What happened next was just as unpremeditated as it was decisive.

In my hand I held a solid four-foot slat that I had just pried up from the crate. At any moment my children might come around the house to see what the excitement was about. I was vividly aware of everything I had ever heard about this terrifying reptile and in a memory flashback I saw my muscular African moribund from his cobra bite.

I thought of shouting to the houseboy for my .22 rifle but quickly gave up the idea. I was not a marksman and wounding the cobra would only bring instant retaliation on his part.

Finally I steeled myself to look cautiously around the corner of the wall.
The snake was studying my bicycle. He arched his huge body and slid his head exploringly between the spokes of the shiny wheel. At once, without further thought, I smashed his back against the stone wall with the heavy slat. Crippled, the snake thrashed around viciously for several hours and finally died. Even though it was obvious the eight-foot reptile was dead, no one would touch it.

And then the miracle that seemed unattainable began taking place.

Word that the "munganga" had killed one of the superstitiously dreaded "tokas" and a huge one at that spread with the speed of a jungle telegraph. All the next day we had visitors investigating this rumor and confirming the identity of this deadly reptile.

According to the African mind, every unusual happening or illness results from interaction between the spirit world and their living descendents. So the native populace was speculating on the significance of the new healer's ability to destroy a cobra, and were readjusting my status in that light.

On the second day an old, wizened man with an authoritative bearing came to our door. His golden-knobbed cane, crimson cap and many bracelets showed he was a chieftain. Our wash boy, Kiyonga, excitedly whispered that this was Fumu Nyanga, the most influential, wealthy, and wicked chief in this part of the country. He was also a witch doctor to his people, and had kept himself distinctly aloof from the hospital and mission.

Now he was here asking for the cobra's head for his medicine bag!

To present it to him might be a means of bringing him on closer terms with the mission. On the other hand, it might appear to him and to all as an act of surrender to his demands. The decision seemed of momentous importance for the future of my medical work in Nyanga.

I realized I had to keep the cobra's head, and that was the turning point.
As the number of my patients began to grow, it was clear the cobra’s head was able to do for me what nothing else had done. It meant more to my Congolese patients than any amount of diplomas on the wall. It was a symbol of the power of medicine in its simplest terms: something the people could accept without question, something they could respect and trust completely.
In my mind the whole event was part of the providence of God in making me one with these people I wanted to serve.


About Dr. Diller

No one has to tell Dr. Diller about multi-tasking; he was living it long before the term existed. The retired reconstructive surgeon was practicing plastic surgery in Toledo while he was a fellow of both the American College of Surgeons and the American College of Plastic and Reconstructive Surgeons. Years later, as former president of the Academy of Medicine of Toledo, he didn’t allow a quadruple coronary bypass to halt his work; he began a new career as medical director of several HMOs and PPOs, including Aetna Health Plans and MedChoice. His subsequent fellowship with the American College of Physician Executives and his certification in the American Board of Medical Management were simply a few more steps in a professional journey.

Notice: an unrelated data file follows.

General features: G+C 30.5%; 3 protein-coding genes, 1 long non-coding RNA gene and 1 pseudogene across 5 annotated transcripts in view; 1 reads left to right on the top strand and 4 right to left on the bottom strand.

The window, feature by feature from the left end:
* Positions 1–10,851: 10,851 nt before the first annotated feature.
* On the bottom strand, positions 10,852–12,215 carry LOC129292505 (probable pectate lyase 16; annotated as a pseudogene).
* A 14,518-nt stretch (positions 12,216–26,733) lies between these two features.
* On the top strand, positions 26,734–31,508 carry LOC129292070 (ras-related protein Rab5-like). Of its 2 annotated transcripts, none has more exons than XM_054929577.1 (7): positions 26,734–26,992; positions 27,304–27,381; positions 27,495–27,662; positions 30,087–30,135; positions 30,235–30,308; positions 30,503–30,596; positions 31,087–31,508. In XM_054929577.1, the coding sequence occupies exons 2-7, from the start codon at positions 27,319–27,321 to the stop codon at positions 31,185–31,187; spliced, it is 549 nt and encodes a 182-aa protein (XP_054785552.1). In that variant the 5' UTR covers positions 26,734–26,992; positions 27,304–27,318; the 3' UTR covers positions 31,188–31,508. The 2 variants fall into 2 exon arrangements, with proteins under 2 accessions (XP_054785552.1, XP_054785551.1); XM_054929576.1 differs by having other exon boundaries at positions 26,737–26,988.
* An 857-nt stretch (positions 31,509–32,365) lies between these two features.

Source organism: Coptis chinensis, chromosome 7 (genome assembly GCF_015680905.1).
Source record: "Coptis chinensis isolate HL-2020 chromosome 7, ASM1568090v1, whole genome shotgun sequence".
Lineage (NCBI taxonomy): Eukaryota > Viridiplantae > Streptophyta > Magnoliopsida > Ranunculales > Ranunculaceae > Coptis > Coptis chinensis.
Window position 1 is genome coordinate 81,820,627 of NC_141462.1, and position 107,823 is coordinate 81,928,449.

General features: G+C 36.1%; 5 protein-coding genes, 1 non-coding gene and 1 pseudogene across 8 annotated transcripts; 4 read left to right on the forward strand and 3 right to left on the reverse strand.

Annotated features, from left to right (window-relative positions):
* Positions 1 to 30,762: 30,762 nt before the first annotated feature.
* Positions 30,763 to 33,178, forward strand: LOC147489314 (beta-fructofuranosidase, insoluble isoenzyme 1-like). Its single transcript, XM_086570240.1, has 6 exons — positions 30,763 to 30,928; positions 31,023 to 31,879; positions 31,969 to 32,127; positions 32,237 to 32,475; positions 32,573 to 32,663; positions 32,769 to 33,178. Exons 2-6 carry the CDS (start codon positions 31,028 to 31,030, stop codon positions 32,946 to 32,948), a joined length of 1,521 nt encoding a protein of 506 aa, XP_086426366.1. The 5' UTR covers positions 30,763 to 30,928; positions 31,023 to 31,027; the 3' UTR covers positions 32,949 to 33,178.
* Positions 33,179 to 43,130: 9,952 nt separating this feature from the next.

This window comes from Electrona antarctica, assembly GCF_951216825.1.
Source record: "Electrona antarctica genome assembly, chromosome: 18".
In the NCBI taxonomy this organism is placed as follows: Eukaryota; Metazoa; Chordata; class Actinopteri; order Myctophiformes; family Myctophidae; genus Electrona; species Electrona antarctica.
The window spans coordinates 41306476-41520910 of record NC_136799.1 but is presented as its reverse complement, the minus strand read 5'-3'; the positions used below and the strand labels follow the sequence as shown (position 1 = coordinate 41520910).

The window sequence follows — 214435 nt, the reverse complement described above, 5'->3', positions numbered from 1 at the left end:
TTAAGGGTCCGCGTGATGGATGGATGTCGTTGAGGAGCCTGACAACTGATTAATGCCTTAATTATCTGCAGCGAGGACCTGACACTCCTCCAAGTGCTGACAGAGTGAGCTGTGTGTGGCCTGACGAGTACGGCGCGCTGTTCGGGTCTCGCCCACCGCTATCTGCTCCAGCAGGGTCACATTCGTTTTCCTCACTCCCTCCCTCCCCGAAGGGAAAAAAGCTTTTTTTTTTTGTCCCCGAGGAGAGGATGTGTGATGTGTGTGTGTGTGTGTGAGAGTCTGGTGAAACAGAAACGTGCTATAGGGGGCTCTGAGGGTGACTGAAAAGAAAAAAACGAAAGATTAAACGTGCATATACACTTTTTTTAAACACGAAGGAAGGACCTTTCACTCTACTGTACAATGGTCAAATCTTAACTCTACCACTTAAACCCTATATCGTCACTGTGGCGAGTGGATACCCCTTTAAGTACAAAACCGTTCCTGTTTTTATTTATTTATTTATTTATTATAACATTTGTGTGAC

The journey began for the Michigan native with a bachelor’s degree from Wheaton College and medical degree from Ohio State Medical Schools, with specialization at the Institut de Medicin Tropicale in Antwerp, Belgium. He’s quick to point out, however, that what he terms his first career began as a medical missionary in the then-Belgian Congo. His experiences there inspired his later organization of medical mission trips to Haiti, which by 1982, found 80 people working at several Haitian sites and attracted national attention via CBS’s Charles Kuralt.

The Dominican Republic was the next field of operation for Diller’s medical missionaries; since 1990, they’ve been joined during spring break by medical students of the then-Medical College of Ohio, now The University of Toledo College of Medicine. Partnerships with the Solid Rock Mission and other Midwest mission teams resulted in some 50,000 patients seen, 3,500 surgeries performed and 3,000 malnourished children helped by 1998. A school built in 1995 enrolls over 1,000 K-12 students. Even the devastation of Hurricane George in 1998 didn’t stop growth, which most recently is focusing on a new teaching hospital in the poorest sector of the Dominican, with special emphasis on reducing the twin scourges of maternal and infant mortality.

Now a medical consultant, he’s been honored with awards that include the Service to Humanity Award from the Sertoma Club, the Voice of Conscience Award from Aetna and most recently, Health Advocate of the Year 2006 from ProMedica. And, of course, there’s the Diller Foundation, created to provide a more effective international distribution system of medical supplies and equipment to countries that need them most.  Diller serves as chairman of the board of directors.

James and his wife, Jean, raised five children and from their home in Ann Arbor, Michigan, are enjoying their seven grandchildren.